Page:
23 Major RCT in SCD Stroke prevention in SCD (STOP I) – Children at risk of stroke based on abnormal TCD velocity benefit from prophylactic transfusions – Adams et al. MEJM 1998; Optimizing primary stroke prevention in SCD (STOP II) – Prophylactic transfusions for patients with high-risk TCD cannot be stopped safely at 30 months – Adams et al. NEJM 2005;353:5-11

24 Stroke Incidence Ohene-Frempong et al. Blood 1998;91:

25 TCD Screening

26 STOP I Trial Age: 2 to 16 years old Genotype: SS and S  °-thal Adams et al. NEJM 1998; 339: 5-11

27 STOP II Trial How long should transfusions be continued? Transfusion-halted group: – 2 strokes – 14 abnormal TCD Transfusion continued group: – No event STOP II Trial Investigators. NEJM, 2005.

28 TCD and Incidence of Stroke Fullerton et al. Blood. 2004; 104:

29 Copyright ©2006 American Society of Hematology. Copyright restrictions may apply. Platt, O. S. Hematology 2006;2006:54-57 Approximate stroke rates in different sickle cell anemia (SS) populations (incidence per person-years)

30 Indications for transfusion therapy in SCD Acute/episodicLong-term management Anaemia Splenic sequestration Severe or long-lasting aplastic crises Malaria-associated severe haemolytic anaemia Stroke Acute chest syndrome Preoperative (selected cases) Multiple-organ failure syndrome Acute multiple-organ failure syndrome Priapism Prophylaxis against recurrent stroke Prevention of first episode of stroke in high-risk paediatric patients Heart failure Chronic pulmonary hypertension Chronic pain in hydroxyurea non- responders Previous splenic sequestration in children aged ≤ 2–3 years Short programme: pregnancy Ohene-Frempong K. Semin Hematol. 2001;38:5-13. Stuart MJ, et al. Lancet. 2004;364: Vichinsky E. Semin Hematol. 2001;38:2-4.

31 Relationship between blood viscosity and hematocrit Viscosity relative to H 2 O Hematocrit (%) O 2 transport Viscosity O 2 transport ( viscosity x Hct) 1 Reproduced from Wayne AS, et al. Blood. 1993;81: © 1993 by The American Society of Hematology. Hct = haematocrit.

32 Chronic transfusion methods Simple transfusion Manual exchange transfusion Erythrocytaphere sis Easy to perform; one venous access Time-consuming; manual Expensive; requires 2 good venous accesses Iron overload+++Iron overload+No iron overload; good clinical tolerance Allo-immunization +++ infections Standards for the clinical care of adults with sickle cell disease in the UK. Sickle Cell Society; Available from: Accessed March 2009.

33 Complications of Transfusion Volume overload – physiological changes with chronic anemia – chronic renal or cardiac disease Hyperviscosity – consequences of elevated hematocrit in presence of Hb S-containing red cells Alloimmunization – 18-36% of multiply transfused SCD patients Iron overload – chelation therapy (deferasirox / deferoxamine) – erythrocytapheresis

34 Delayed Hemolytic Transfusion Reaction Typical presentation – 7-10 days after transfusion – positive direct antiglobulin test Atypical presentation in SCD – severe painful episode – post-transfusion Hb dropping below pre-transfusion level – hemoglobinuria – pulmonary infiltrates – life-threatening or fatal anemia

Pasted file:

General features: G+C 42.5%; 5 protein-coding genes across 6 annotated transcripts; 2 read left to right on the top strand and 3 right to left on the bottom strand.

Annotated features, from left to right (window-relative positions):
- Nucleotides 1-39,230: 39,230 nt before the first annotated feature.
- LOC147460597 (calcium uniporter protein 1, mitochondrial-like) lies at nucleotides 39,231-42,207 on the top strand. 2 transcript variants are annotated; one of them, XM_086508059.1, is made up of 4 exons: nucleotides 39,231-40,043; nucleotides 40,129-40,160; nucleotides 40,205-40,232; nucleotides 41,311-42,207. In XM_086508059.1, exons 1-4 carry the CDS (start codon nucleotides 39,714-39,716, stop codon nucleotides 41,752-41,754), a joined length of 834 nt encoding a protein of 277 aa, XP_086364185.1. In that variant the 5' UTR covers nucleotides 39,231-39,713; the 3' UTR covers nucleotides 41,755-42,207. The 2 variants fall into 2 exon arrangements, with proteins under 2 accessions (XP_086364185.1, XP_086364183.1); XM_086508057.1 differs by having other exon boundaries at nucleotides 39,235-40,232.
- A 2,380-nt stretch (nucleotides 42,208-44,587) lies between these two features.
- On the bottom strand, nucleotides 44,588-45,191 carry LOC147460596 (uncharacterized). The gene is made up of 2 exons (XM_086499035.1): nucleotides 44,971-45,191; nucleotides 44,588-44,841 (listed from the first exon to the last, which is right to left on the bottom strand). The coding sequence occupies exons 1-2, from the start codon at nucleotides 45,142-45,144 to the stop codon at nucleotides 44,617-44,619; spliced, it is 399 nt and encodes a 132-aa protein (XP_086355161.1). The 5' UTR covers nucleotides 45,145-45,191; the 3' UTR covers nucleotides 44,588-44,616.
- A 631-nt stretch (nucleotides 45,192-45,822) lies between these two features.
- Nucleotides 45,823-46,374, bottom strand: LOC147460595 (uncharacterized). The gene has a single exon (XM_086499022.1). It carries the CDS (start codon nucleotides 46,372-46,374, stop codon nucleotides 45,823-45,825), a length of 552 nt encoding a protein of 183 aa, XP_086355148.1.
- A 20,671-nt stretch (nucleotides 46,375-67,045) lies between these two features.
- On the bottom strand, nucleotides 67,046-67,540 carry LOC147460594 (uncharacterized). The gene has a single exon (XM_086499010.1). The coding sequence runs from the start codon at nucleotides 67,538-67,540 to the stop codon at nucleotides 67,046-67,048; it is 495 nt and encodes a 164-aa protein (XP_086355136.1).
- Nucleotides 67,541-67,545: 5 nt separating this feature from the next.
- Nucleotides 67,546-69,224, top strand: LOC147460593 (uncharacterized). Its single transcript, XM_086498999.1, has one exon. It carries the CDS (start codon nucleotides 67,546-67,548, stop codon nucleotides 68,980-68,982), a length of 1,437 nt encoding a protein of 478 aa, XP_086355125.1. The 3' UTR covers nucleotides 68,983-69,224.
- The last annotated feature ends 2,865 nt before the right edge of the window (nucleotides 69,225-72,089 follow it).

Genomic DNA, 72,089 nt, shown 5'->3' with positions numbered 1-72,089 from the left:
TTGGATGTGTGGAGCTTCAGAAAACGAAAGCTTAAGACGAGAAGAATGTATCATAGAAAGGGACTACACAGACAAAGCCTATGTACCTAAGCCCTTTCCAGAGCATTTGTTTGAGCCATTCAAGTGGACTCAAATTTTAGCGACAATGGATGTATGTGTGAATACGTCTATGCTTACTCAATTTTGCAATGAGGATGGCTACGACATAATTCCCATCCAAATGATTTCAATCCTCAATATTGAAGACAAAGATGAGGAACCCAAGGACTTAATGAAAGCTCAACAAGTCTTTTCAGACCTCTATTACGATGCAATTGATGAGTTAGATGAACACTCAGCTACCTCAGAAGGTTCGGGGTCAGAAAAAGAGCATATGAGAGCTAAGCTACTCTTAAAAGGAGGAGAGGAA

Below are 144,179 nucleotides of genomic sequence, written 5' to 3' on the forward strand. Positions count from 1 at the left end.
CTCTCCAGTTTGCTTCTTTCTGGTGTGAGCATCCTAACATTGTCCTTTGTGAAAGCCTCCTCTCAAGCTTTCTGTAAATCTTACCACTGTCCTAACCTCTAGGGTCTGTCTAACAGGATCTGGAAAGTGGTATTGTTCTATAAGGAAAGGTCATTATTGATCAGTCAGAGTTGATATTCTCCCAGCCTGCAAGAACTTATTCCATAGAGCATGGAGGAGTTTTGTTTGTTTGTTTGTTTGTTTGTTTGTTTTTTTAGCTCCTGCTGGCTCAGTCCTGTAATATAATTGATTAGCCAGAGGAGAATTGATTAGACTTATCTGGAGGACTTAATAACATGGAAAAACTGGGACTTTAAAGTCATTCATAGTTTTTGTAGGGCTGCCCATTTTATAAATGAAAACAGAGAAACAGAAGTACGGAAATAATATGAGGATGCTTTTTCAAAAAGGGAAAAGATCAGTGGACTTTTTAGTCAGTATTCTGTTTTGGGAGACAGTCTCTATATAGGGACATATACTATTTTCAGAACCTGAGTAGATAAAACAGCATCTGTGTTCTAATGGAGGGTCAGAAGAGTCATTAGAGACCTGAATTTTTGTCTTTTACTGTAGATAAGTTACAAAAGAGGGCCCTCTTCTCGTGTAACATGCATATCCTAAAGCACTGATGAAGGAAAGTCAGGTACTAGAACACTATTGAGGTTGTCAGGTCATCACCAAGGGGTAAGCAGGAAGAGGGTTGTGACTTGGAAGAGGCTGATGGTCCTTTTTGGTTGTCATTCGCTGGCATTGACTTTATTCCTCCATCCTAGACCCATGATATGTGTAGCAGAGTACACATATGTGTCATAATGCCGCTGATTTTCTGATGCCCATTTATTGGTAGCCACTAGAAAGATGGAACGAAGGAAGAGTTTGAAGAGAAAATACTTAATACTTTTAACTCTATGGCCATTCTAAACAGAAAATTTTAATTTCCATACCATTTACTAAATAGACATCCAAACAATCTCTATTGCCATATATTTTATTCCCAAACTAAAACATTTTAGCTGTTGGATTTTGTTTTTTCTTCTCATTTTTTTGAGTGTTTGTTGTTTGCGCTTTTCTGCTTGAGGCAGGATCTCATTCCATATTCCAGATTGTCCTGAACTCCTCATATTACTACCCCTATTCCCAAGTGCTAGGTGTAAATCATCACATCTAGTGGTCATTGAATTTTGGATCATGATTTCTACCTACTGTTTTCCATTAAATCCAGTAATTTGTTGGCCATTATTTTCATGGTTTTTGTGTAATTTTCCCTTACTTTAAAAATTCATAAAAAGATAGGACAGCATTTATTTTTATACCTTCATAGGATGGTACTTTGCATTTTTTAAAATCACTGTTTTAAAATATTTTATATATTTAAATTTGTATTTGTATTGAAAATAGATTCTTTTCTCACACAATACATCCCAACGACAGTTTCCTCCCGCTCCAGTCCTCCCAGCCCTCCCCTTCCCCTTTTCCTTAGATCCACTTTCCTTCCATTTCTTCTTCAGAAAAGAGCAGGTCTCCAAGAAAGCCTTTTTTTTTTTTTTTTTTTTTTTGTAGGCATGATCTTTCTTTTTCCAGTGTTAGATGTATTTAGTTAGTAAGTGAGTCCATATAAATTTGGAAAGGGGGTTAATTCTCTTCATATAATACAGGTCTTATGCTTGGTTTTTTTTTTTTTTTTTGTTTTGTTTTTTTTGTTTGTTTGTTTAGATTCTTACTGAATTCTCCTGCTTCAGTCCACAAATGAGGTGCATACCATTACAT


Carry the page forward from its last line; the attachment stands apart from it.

35 Selection of Blood Components Blood lacking hemoglobin S Limited antigen matching: C, E, K Extended antigen matching for patients with known allo-antibodies Leukocyte depletion

36 Hydroxyurea in Sickle Cell Disease Increased fetal hemoglobin levels Increased hydration of erythrocytes Decreased adhesion of erythrocytes to vascular endothelium Decreased neutrophils Enhancement of nitric oxide

37 Multicenter Study of Hydroxyurea in Sickle Cell Anemia Methods: Randomized clinical trial of hydroxyurea therapy in symptomatic Hb SS disease Study Population: 152 patients assigned to hydroxyurea treatment 147 patients given placebo Mean follow-up: 21 months Charache et al., 1995;NEJM 332:1317

38 Results HydroxyureaPlacebo Annual rate of crisis 2.5/year4.5/yearp< Median time to first crisis 3.0 months1.5 monthsp=0.01 Median time to second crisis 8.8 months4.6 months p<0.001 Acute chest syndrome 25 patients51 patients p<0.001 Transfusion therapy 48 patients73 patients p=0.001

39 Indications for Hydroxyurea Therapy Frequent moderate - severe painful episodes 3 or more VOC significant episodes in the previous 1 year Very frequent non-hospitalized painful episodes Recurrent or severe acute chest syndrome Symptomatic anemia

40 New/Ongoing Clinical Trials: Transfusion vs. Hydroxyurea Stroke With Transfusions Changing to Hydroxyurea (SWiTCH)- Phase III randomized study- ongoing TCD With Transfusions Changing to Hydroxyurea (TWiTCH)- Phase III randomized study-commencing 2010

41 Ongoing Clinical Trials: Transfusion vs. No Transfusion Silent Infarct Transfusion Trial (SIT)- Phase III randomized study- ongoing Transfusion Alternatives Pre Operatively in Sickle Cell disease (TAPS)- randomized controlled trial-ongoing

42 Summary Transfusion therapy is the bedrock of management of patients with thalassemia major Chronic transfusion therapy is increasingly being used as disease-modifying therapy for SCD Efforts should be made to recruit regular blood donors from the African Canadian population The advent of oral iron chelators has significantly reduced the burden of iron chelation therapy

43 Summary Hydroxyurea therapy could be an alternative to blood transfusion in SCD patients The indications for blood transfusion in hemoglobinopathies need evidence-based evaluation The challenges of chronic blood transfusion should be an impetus for exploring alternative therapies e.g. Hb F-inducing agents